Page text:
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Original Research: Asthma |

Characteristics of Perimenstrual Asthma and Its Relation to Asthma Severity and ControlCharacteristics of Perimenstrual Asthma: Data From the Severe Asthma Research Program

Chitra K. Rao, MD; Charity G. Moore, PhD, MSPH; Eugene Bleecker, MD, FCCP; William W. Busse, MD; William Calhoun, MD, FCCP; Mario Castro, MD, FCCP; Kian Fan Chung, MD; Serpil C. Erzurum, MD; Elliot Israel, MD, FCCP; Douglas Curran-Everett, PhD; Sally E. Wenzel, MD, FCCP
Author and Funding Information

From the Division of Pulmonary, Allergy, and Critical Care Medicine (Drs Rao, Moore, and Wenzel), Department of Medicine, The University of Pittsburgh Asthma Institute @UPMC and the University of Pittsburgh School of Medicine, Pittsburgh, PA; Division of Pulmonary, Critical Care, Allergy, and Immunologic Medicine (Dr Bleecker), Department of Pediatrics, Wake Forest School of Medicine, Winston-Salem, NC; Division of Allergy and Clinical Immunology (Dr Busse), Department of Medicine, University of Wisconsin-Madison, Madison, WI; Division of Allergy, Pulmonary, Immunology, Critical Care, and Sleep (Dr Calhoun), Department of Internal Medicine, The University of Texas Medical Branch at Galveston, Galveston, TX; Division of Pulmonary & Critical Care Medicine (Dr Castro), Department of Medicine, Washington University in St Louis, St Louis, MO; Division of Respiratory Medicine (Dr Chung), Department of Internal Medicine, Faculty of Medicine, Imperial College London, London, England; Department of Pathobiology (Dr Erzurum), Cleveland Clinic, Cleveland, OH; Division of Pulmonary and Critical Care (Dr Israel), Department of Medicine, Brigham and Women’s Hospital, Boston, MA; and Division of Biostatistics (Dr Curran-Everett), Department of Preventive Medicine and Biometrics and Department of Physiology and Biophysics, University of Colorado Denver and National Jewish Health, Denver, CO.

Correspondence to: Sally E. Wenzel, MD, FCCP, Pulmonary, Allergy, and Critical Care Medicine, The University of Pittsburgh Asthma Institute @UPMC and the University of Pittsburgh School of Medicine, NW 931 Montefiore Hospital, 3459 Fifth Ave, Pittsburgh, PA 15213; e-mail: wenzelse@upmc.edu


Funding/Support: This work was supported by the National Institutes of Health [Grants HL69116, HL69130, HL69155, HL69167, HL69170, HL69174, HL69349, HL091762, KL2RR025009, M01 RR02635, M01 RR03186, M01 RR007122-14, 1UL1RR024153, 1UL1RR024989, 1UL1RR024992, 1UL1RR025008, and 1UL1RR025011].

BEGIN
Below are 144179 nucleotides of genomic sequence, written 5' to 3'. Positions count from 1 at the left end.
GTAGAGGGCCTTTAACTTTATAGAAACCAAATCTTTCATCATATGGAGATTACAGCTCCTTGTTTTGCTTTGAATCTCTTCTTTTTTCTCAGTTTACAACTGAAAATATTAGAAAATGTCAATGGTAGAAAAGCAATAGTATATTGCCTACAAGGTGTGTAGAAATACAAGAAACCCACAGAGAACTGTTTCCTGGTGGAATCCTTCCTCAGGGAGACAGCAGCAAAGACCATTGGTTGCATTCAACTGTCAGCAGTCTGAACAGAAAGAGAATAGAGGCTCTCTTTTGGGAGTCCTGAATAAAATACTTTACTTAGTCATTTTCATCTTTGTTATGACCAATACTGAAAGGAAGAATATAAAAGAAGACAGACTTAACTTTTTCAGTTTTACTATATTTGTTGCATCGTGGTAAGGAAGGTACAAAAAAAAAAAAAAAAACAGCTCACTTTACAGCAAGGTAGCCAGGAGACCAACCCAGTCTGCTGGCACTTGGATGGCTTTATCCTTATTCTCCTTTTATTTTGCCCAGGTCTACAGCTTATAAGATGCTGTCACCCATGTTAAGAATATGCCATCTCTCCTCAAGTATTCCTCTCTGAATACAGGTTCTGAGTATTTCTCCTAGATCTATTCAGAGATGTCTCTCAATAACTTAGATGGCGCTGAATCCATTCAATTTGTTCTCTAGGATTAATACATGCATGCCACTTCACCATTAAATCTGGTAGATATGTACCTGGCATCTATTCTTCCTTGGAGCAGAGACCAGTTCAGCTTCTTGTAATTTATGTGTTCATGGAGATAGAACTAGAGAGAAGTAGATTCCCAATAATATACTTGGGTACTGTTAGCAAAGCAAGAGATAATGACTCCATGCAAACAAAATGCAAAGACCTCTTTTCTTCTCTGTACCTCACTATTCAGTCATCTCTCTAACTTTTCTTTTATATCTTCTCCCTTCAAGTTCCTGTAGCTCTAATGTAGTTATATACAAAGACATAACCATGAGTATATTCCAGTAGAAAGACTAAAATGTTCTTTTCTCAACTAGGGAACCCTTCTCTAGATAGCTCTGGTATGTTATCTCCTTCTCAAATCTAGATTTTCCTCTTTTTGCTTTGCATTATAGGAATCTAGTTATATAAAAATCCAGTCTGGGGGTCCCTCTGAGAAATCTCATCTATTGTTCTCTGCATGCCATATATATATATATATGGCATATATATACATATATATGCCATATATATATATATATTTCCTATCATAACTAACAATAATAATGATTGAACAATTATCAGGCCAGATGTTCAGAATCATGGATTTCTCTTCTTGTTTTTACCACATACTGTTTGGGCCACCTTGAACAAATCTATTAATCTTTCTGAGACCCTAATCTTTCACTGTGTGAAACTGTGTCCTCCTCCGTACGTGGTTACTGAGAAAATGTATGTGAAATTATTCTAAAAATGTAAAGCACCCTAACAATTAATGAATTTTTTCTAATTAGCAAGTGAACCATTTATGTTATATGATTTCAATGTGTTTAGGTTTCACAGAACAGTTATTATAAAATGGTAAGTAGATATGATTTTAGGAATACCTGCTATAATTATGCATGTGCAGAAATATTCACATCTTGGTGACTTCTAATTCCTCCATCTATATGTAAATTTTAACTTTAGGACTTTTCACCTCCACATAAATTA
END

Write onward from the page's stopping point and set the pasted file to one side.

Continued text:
Reproduction of this article is prohibited without written permission from the American College of Chest Physicians. See online for more details.


Chest. 2013;143(4):984-992. doi:10.1378/chest.12-0973
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Background:  Although perimenstrual asthma (PMA) has been associated with severe and difficult-to-control asthma, it remains poorly characterized and understood. The objectives of this study were to identify clinical, demographic, and inflammatory factors associated with PMA and to assess the association of PMA with asthma severity and control.

Methods:  Women with asthma recruited to the National Heart, Lung, and Blood Institute Severe Asthma Research Program who reported PMA symptoms on a screening questionnaire were analyzed in relation to basic demographics, clinical questionnaire data, immunoinflammatory markers, and physiologic parameters. Univariate comparisons between PMA and non-PMA groups were performed. A severity-adjusted model predicting PMA was created. Additional models addressed the role of PMA in asthma control.

Results:  Self-identified PMA was reported in 17% of the subjects (n = 92) and associated with higher BMI, lower FVC % predicted, and higher gastroesophageal reflux disease rates. Fifty-two percent of the PMA group met criteria for severe asthma compared with 30% of the non-PMA group. In multivariable analyses controlling for severity, aspirin sensitivity and lower FVC % predicted were associated with the presence of PMA. Furthermore, after controlling for severity and confounders, PMA remained associated with more asthma symptoms and urgent health-care utilization.

Conclusions:  PMA is common in women with severe asthma and associated with poorly controlled disease. Aspirin sensitivity and lower FVC % predicted are associated with PMA after adjusting for multiple factors, suggesting that alterations in prostaglandins may contribute to this phenotype.

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